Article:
Tulisa demands police investigation of ‘Fake Sheikh’ Mazher Mahmood after drugs trial collapses

Judge Alistair McCreath’s comments raise the prospect of Mahmood being investigated for perjury or perverting the course of justice

Media Editor

Tulisa Contostavlos, the singer and former judge on television show The X-Factor, has demanded a police investigation of the undercover reporter Mazher Mahmood after a judge sensationally ended a trial in which she was encouraged to obtain drugs for the so-called “Fake Sheikh”.

Mahmood, who works for the Sun on Sunday, has been suspended by his employer News UK, pending an internal investigation after a judge at Southwark Crown Court said there were “strong grounds for believing” that the journalist “told me lies when he gave evidence”.

Calling an end to the proceedings, Judge Alistair McCreath, who also suggested the reporter may have been “manipulating the evidence”, said: “It should not be forgotten that Mr Mahmood is: the sole progenitor of this case; the sole investigator; the sole prosecution witness.”

The judge’s comments raise the prospect of Mahmood being investigated for perjury or perverting the course of justice.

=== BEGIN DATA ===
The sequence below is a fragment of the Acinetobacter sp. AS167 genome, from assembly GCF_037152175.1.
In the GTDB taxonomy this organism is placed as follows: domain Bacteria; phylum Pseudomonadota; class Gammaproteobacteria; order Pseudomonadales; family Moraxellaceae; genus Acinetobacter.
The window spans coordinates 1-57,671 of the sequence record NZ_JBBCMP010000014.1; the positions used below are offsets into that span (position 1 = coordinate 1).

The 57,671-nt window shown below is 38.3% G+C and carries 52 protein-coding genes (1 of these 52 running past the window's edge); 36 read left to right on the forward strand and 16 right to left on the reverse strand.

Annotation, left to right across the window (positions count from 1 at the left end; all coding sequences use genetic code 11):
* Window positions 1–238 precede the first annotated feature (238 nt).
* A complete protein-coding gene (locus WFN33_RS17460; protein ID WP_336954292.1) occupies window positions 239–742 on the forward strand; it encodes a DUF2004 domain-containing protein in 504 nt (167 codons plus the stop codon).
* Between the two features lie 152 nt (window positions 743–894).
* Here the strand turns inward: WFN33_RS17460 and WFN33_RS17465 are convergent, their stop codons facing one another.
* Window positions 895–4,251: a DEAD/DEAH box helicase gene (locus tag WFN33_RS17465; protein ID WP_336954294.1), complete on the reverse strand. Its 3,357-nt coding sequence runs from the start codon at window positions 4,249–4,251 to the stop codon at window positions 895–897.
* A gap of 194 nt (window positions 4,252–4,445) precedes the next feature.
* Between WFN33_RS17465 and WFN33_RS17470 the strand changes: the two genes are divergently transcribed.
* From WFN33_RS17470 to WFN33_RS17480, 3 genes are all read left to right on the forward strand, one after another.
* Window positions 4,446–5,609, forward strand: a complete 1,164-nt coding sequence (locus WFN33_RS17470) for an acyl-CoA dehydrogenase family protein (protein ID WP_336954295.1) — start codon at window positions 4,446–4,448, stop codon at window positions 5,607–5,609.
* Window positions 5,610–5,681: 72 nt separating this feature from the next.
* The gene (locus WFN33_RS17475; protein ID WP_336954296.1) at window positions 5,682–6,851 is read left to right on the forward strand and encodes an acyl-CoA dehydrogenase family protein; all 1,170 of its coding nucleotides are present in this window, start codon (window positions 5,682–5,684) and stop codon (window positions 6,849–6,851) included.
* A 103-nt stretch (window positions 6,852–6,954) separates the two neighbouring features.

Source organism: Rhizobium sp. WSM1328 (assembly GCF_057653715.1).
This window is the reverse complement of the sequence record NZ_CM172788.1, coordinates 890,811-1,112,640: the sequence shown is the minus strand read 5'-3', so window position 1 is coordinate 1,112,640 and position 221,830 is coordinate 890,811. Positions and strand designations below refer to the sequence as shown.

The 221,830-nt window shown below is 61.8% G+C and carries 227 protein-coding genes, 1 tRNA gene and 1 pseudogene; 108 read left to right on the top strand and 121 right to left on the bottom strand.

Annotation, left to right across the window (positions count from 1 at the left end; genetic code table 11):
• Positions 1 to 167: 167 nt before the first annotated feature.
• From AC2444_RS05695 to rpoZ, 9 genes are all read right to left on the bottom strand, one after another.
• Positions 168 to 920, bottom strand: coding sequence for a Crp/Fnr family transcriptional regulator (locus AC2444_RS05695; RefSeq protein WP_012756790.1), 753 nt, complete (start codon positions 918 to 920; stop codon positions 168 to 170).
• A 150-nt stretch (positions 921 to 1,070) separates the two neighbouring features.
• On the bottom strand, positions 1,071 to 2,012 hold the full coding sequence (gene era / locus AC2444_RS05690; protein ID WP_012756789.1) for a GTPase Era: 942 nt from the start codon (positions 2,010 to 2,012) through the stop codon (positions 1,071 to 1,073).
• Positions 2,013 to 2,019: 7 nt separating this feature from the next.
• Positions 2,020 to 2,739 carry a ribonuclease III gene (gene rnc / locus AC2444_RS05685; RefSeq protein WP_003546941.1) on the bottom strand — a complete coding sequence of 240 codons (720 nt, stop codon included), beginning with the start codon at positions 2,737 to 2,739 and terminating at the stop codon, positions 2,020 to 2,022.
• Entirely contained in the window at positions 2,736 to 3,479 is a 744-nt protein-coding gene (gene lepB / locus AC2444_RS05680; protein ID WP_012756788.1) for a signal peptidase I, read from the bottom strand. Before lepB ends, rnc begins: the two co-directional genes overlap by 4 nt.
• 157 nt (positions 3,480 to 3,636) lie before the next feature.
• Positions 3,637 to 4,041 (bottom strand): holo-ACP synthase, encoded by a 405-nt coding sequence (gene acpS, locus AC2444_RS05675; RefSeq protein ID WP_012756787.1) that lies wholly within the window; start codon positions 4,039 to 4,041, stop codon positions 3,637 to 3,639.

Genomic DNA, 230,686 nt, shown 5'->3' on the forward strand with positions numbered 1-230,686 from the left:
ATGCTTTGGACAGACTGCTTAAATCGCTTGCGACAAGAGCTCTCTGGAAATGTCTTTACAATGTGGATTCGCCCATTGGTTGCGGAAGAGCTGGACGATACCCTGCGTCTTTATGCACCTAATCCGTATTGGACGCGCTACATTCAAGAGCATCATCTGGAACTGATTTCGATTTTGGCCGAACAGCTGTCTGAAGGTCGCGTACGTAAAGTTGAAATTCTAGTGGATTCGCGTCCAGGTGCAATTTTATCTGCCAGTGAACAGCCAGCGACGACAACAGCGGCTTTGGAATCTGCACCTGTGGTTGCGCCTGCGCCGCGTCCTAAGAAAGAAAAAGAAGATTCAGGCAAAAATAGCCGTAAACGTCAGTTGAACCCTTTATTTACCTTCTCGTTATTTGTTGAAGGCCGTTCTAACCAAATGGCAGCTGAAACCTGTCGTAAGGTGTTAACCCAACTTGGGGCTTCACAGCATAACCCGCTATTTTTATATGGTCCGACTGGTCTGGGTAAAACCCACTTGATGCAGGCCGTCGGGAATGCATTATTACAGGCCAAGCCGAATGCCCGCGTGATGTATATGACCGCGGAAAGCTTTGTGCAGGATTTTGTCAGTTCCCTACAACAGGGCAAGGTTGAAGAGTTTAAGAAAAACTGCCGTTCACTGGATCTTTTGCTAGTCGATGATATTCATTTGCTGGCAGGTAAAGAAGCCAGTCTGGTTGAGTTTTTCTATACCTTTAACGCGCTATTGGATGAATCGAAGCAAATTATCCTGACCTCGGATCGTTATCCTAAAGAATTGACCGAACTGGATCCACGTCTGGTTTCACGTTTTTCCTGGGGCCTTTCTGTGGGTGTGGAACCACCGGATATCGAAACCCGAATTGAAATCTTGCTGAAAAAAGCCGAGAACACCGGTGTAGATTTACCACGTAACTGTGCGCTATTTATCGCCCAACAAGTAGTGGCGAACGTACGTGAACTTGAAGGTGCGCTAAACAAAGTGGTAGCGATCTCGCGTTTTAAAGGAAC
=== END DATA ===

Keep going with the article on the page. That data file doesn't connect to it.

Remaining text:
Video: The Independent's Adam Sherwin on the Tulisa trial

The case was based on a sting by The Sun on Sunday in which Contostavlos was approached by journalists posing as film producers and flown to Los Angeles and Las Vegas on the promise of a lead role in a film with Leonardo DiCaprio. The paper published its findings in a front page “World Exclusive” under the headline “Tulisa’s Cocaine Deal Shame” on 2 June.

“This case only happened because Mahmood and his team tricked me into believing I was auditioning for a major movie role,” said the singer in a statement. 

“They targeted me at a time when things were going badly for me and they had no mercy. Mahmood got me and my team completely intoxicated and persuaded me to act the part of a bad, rough, ghetto girl. They recorded this and produced it as evidence when I thought it was an audition. It was a terrible thing to do.”


She called for police action against the journalist. “I urge both police and News UK to investigate Mazher Mahmood and his team and to put an end to his deceit in pursuit of sensational stories for commercial gain.”

Ms Contostavlos’s lawyer Ben Rose said the Crown Prosecution Service should not have brought the case. “I’m disappointed that they failed to listen to the many representations we made to them that this was not a proper use of the Criminal Justice System.”

The judge’s decision meant that her friend, the musician Michael Coombs, known as Mike GLC, was also cleared by the court despite having pleading guilty to supplying cocaine.

Contostavlos came to fame in the London group N-Dubz, which she formed with her cousin Dappy. Helped by her TV success, she signed a publishing deal in 2012 for an autobiography in which told how she was drugged and sexually abused when she was 16 and involved in a girl gang. She said she has not been able to work for a year because of the Sun on Sunday sting.